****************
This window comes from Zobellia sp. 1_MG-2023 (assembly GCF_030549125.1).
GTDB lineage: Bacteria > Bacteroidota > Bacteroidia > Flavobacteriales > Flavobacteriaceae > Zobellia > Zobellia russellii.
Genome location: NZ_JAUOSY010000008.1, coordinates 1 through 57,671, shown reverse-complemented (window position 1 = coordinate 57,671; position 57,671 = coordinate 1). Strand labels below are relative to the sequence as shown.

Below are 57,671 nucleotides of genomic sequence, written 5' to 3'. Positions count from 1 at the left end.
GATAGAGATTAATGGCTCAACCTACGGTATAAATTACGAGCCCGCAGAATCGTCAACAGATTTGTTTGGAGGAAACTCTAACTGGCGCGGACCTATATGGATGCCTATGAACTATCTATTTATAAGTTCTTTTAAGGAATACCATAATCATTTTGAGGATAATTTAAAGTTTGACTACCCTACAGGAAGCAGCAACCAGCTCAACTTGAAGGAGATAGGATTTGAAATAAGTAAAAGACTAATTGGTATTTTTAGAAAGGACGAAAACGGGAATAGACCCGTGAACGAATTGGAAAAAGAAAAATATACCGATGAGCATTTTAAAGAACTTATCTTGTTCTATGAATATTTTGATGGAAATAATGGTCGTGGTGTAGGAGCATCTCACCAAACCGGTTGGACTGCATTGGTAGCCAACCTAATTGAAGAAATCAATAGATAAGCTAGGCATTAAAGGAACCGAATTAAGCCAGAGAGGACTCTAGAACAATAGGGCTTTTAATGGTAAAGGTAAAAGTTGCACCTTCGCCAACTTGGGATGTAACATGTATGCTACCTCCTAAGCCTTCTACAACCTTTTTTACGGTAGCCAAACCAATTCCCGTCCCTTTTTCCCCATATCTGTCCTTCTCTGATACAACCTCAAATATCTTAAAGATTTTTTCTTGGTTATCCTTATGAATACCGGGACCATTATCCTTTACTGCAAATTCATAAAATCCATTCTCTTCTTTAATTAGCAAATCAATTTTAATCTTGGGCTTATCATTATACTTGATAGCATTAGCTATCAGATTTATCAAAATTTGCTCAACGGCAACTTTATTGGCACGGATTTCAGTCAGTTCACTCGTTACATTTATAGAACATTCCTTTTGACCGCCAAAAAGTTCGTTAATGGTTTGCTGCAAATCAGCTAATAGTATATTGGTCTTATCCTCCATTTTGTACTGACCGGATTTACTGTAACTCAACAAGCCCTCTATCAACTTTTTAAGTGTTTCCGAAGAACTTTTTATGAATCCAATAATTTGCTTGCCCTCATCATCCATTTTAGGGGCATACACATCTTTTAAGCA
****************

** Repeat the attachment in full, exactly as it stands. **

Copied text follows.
This window comes from Zobellia sp. 1_MG-2023 (assembly GCF_030549125.1).
GTDB lineage: Bacteria > Bacteroidota > Bacteroidia > Flavobacteriales > Flavobacteriaceae > Zobellia > Zobellia russellii.
Genome location: NZ_JAUOSY010000008.1, coordinates 1 through 57,671, shown reverse-complemented (window position 1 = coordinate 57,671; position 57,671 = coordinate 1). Strand labels below are relative to the sequence as shown.

Below are 57,671 nucleotides of genomic sequence, written 5' to 3'. Positions count from 1 at the left end.
GATAGAGATTAATGGCTCAACCTACGGTATAAATTACGAGCCCGCAGAATCGTCAACAGATTTGTTTGGAGGAAACTCTAACTGGCGCGGACCTATATGGATGCCTATGAACTATCTATTTATAAGTTCTTTTAAGGAATACCATAATCATTTTGAGGATAATTTAAAGTTTGACTACCCTACAGGAAGCAGCAACCAGCTCAACTTGAAGGAGATAGGATTTGAAATAAGTAAAAGACTAATTGGTATTTTTAGAAAGGACGAAAACGGGAATAGACCCGTGAACGAATTGGAAAAAGAAAAATATACCGATGAGCATTTTAAAGAACTTATCTTGTTCTATGAATATTTTGATGGAAATAATGGTCGTGGTGTAGGAGCATCTCACCAAACCGGTTGGACTGCATTGGTAGCCAACCTAATTGAAGAAATCAATAGATAAGCTAGGCATTAAAGGAACCGAATTAAGCCAGAGAGGACTCTAGAACAATAGGGCTTTTAATGGTAAAGGTAAAAGTTGCACCTTCGCCAACTTGGGATGTAACATGTATGCTACCTCCTAAGCCTTCTACAACCTTTTTTACGGTAGCCAAACCAATTCCCGTCCCTTTTTCCCCATATCTGTCCTTCTCTGATACAACCTCAAATATCTTAAAGATTTTTTCTTGGTTATCCTTATGAATACCGGGACCATTATCCTTTACTGCAAATTCATAAAATCCATTCTCTTCTTTAATTAGCAAATCAATTTTAATCTTGGGCTTATCATTATACTTGATAGCATTAGCTATCAGATTTATCAAAATTTGCTCAACGGCAACTTTATTGGCACGGATTTCAGTCAGTTCACTCGTTACATTTATAGAACATTCCTTTTGACCGCCAAAAAGTTCGTTAATGGTTTGCTGCAAATCAGCTAATAGTATATTGGTCTTATCCTCCATTTTGTACTGACCGGATTTACTGTAACTCAACAAGCCCTCTATCAACTTTTTAAGTGTTTCCGAAGAACTTTTTATGAATCCAATAATTTGCTTGCCCTCATCATCCATTTTAGGGGCATACACATCTTTTAAGCA